Could it be the initial acceleration is almost all fast twitch, but after a few seconds it can't be maintained and the slow twitch comes into play? Just a thought.

    Next time, start moderately and steadily increase effort, so the watts readings peak [or stay the same] just before the end of the sprint. I believe that's how sprinters do it on TV.

  6. #6
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    Quote Originally Posted by Wood Devil View Post
    Is this a calibration issue?
    Maybe you just suck at sprinting. NTTAWWT.

    Do you do well in sprints on the road?
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  7. #7
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    Quote Originally Posted by QuiQuaeQuod View Post
    Maybe you just suck at sprinting. NTTAWWT.

    Do you do well in sprints on the road?
    I've been run over twice -- I really don't do the outside thing much at all anymore, too many distracted idiots on the road, so I have no great real world comparison. That said, I'm not a fast-twitch guy. I do all right (usually up to around 11-12w/kg on a good day), but I'm never going to be able to compete against the true sprinters. My problem is that I want to find out why the power spikes up on my Kicker but then drops off dramatically after a couple seconds even though I'm in 52-12/13 and with a steady or increasing cadence.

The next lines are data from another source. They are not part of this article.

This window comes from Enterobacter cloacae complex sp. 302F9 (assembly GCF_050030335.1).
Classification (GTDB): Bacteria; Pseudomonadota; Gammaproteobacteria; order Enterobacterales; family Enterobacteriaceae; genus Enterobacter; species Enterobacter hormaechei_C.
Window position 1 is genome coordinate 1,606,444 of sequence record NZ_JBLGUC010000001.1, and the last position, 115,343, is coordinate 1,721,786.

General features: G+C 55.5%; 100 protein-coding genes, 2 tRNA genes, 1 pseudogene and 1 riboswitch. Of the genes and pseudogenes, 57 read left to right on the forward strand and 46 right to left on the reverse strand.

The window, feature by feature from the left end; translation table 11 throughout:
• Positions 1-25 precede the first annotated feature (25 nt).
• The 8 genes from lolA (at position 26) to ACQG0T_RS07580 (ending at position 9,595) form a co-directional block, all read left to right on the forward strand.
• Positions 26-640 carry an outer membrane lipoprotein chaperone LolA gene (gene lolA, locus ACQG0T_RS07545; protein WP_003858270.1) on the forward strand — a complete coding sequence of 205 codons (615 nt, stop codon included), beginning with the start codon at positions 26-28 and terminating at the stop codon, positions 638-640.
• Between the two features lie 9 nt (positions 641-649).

I'm wondering if I should throw my Vector pedals and see if that makes a difference.

  8. #8
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    Quote Originally Posted by Wood Devil View Post
    I've been run over twice -- I really don't do the outside thing much at all anymore, too many distracted idiots on the road, so I have no great real world comparison. That said, I'm not a fast-twitch guy. I do all right (usually up to around 11-12w/kg on a good day), but I'm never going to be able to compete against the true sprinters. My problem is that I want to find out why the power spikes up on my Kicker but then drops off dramatically after a couple seconds even though I'm in 52-12/13 and with a steady or increasing cadence.